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THE Last Good German

THE Last Good German

Hardback

By (author) Bill Granger

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  • Publisher: Little, Brown & Company
  • Format: Hardback | 214 pages
  • Dimensions: 152mm x 229mm x 16mm | 499g
  • Publication date: 1 June 1992
  • Publication City/Country: New York
  • ISBN 10: 0446515523
  • ISBN 13: 9780446515528
  • Sales rank: 1,549,775

Product description

When East German Stasi terrorist Kurt Heinemann plans to steal a supersecret Japanese code machine and use it to maneuver the Japanese, Russians, and Americans into a global conflict, Devereaux, the November Man, must stop him.

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Author information

An award-winning novelist and reporter, Bill Granger began his literary career in 1979 with Code Name November (first published as The November Man), the book that became an international sensation and introduced the cool American spy who later gave rise to a whole series. His second novel, Public Murders, a Chicago police procedural, won the Edgar Award from the Mystery Writers of America in 1981.In all, Bill Granger published twenty-two novels, including thirteen in the November Man series, and three nonfiction books. His books have been translated into ten languages. He also wrote for the Chicago Tribune, the Chicago Sun-Times, Newsday, Time, and The New Republic, contributing articles about crime, cops, politics, and covering such events as the race riots of the late 1960's and the 1968 Democratic Convention. Bill Granger passed away in 2012.

Editorial reviews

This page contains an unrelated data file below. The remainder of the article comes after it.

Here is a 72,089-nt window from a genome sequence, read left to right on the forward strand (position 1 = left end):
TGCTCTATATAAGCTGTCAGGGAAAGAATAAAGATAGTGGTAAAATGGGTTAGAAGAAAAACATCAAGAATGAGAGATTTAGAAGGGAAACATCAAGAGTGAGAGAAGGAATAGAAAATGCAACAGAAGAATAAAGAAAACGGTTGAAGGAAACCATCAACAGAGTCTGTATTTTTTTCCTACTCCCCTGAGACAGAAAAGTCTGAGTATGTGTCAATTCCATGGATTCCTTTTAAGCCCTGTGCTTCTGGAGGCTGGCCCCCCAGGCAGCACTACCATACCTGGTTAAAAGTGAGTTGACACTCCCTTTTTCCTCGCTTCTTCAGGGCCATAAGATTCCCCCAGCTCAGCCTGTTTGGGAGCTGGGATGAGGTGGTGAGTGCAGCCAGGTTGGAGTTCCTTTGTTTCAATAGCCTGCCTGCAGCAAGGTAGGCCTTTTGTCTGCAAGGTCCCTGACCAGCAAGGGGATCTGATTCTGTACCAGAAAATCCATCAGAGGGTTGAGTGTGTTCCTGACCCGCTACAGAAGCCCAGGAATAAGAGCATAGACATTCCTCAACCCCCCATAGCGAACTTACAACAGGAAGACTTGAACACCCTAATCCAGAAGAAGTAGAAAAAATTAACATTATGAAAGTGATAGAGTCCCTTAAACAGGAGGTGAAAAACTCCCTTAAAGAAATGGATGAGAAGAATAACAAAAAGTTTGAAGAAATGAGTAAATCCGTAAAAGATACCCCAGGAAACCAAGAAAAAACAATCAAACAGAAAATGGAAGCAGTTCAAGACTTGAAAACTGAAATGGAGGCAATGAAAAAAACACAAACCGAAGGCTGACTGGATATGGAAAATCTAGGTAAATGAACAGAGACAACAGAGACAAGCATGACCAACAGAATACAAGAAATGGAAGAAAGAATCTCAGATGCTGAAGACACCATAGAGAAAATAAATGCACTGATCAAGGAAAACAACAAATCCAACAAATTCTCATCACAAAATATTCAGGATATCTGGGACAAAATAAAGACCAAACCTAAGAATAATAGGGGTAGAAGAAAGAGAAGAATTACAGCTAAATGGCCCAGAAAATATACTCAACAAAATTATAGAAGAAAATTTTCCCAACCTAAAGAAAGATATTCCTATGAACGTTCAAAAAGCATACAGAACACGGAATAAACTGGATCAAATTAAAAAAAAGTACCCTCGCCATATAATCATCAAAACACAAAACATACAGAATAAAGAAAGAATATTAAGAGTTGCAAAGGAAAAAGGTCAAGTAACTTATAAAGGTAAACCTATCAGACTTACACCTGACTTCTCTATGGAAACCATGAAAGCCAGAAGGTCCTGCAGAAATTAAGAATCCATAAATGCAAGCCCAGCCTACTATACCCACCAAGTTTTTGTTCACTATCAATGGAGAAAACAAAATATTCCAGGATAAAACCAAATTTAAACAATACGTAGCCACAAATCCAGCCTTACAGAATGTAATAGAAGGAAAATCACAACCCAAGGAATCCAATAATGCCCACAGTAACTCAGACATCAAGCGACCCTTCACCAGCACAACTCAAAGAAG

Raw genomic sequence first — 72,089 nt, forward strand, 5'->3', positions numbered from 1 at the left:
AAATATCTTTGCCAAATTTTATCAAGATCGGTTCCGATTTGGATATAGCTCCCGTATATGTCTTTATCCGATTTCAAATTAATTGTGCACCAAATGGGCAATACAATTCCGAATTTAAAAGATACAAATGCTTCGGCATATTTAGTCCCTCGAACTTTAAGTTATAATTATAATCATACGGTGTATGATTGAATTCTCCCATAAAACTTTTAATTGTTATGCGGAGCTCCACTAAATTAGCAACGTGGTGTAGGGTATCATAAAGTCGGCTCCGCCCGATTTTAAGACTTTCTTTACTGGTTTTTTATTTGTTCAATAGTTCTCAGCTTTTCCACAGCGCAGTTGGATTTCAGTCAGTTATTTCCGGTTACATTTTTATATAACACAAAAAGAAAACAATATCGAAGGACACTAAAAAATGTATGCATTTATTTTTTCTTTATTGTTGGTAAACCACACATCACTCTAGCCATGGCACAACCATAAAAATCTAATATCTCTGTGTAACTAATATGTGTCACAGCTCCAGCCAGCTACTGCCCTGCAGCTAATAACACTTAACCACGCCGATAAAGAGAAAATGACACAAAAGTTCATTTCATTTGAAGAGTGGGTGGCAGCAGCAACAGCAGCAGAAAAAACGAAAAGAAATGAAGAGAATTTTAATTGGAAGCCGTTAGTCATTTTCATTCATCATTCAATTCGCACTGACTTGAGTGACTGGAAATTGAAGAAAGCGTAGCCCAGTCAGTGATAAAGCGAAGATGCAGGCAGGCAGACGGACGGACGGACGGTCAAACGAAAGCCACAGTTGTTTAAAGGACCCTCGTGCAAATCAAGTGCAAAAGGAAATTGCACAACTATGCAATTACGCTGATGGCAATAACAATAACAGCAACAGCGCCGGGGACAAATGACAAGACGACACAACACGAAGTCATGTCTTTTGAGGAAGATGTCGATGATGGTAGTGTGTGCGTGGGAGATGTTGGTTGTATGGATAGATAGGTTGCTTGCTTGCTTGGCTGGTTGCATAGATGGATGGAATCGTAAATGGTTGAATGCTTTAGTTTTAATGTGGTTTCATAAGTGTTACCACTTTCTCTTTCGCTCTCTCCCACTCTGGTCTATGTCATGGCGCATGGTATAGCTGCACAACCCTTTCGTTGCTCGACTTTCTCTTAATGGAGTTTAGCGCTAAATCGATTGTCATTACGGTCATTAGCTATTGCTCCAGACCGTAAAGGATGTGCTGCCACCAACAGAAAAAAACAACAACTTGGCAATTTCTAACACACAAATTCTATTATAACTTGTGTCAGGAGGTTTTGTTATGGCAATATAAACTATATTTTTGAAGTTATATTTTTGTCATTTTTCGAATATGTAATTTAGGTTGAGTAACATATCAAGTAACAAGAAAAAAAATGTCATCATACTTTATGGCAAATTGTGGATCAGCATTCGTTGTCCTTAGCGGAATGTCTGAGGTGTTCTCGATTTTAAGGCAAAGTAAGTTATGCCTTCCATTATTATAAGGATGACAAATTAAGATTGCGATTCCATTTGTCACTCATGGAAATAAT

Granger's November Man (League of Terror, 1990, etc.) returns to tangle with an unreconstructed, East German spymaster and with his own thoroughly unpleasant boss. In 1976, American intelligence agent Deveraux - who speaks in Hemingway, has no first name, and goes by the code name November at his intelligence agency - follows his creepy superior officer's orders to meet and debrief treacherous East German agent Kurt Heinemann in Europe. Heinemann has been targeted by Israel's Mossad because of his connections to the Olympic massacre and his willingness to deal with the Americans. The meet begins with a rendezvous with Heinemann's teenage sister, whose neuroses include galloping nymphomania, and ends with Heinemann's bullet in Deveraux's chest. Fifteen years later, Heinemann has to bail out of united Germany. Deveraux, out of the service on disability, is ordered to abandon his reporter girlfriend Rita and return to duty. Shadowy, international spies for hire have been sniffing around a supersecret Japanese supercomputer-encoder, and Pendleton, the evil boas, wants Deveraux involved. Wheels whir within wheels. Pendleton is maneuvering Heinemann at the same time that he manages Deveraux. Deveraux works through a mysterious Irishman, Heinemann is working a Russian turncoat. The CIA seems to know nothing. The Japanese mafia is everywhere. Rita, the reporter who was supposed to be out of it, is in the thick of it. Millions of dollars hop in and out of Swiss accounts. Grindingly complex. Readers who fail to follow the intricacies are likely to find themselves getting irritated at the literary mannerisms peculiar to this series. (Kirkus Reviews)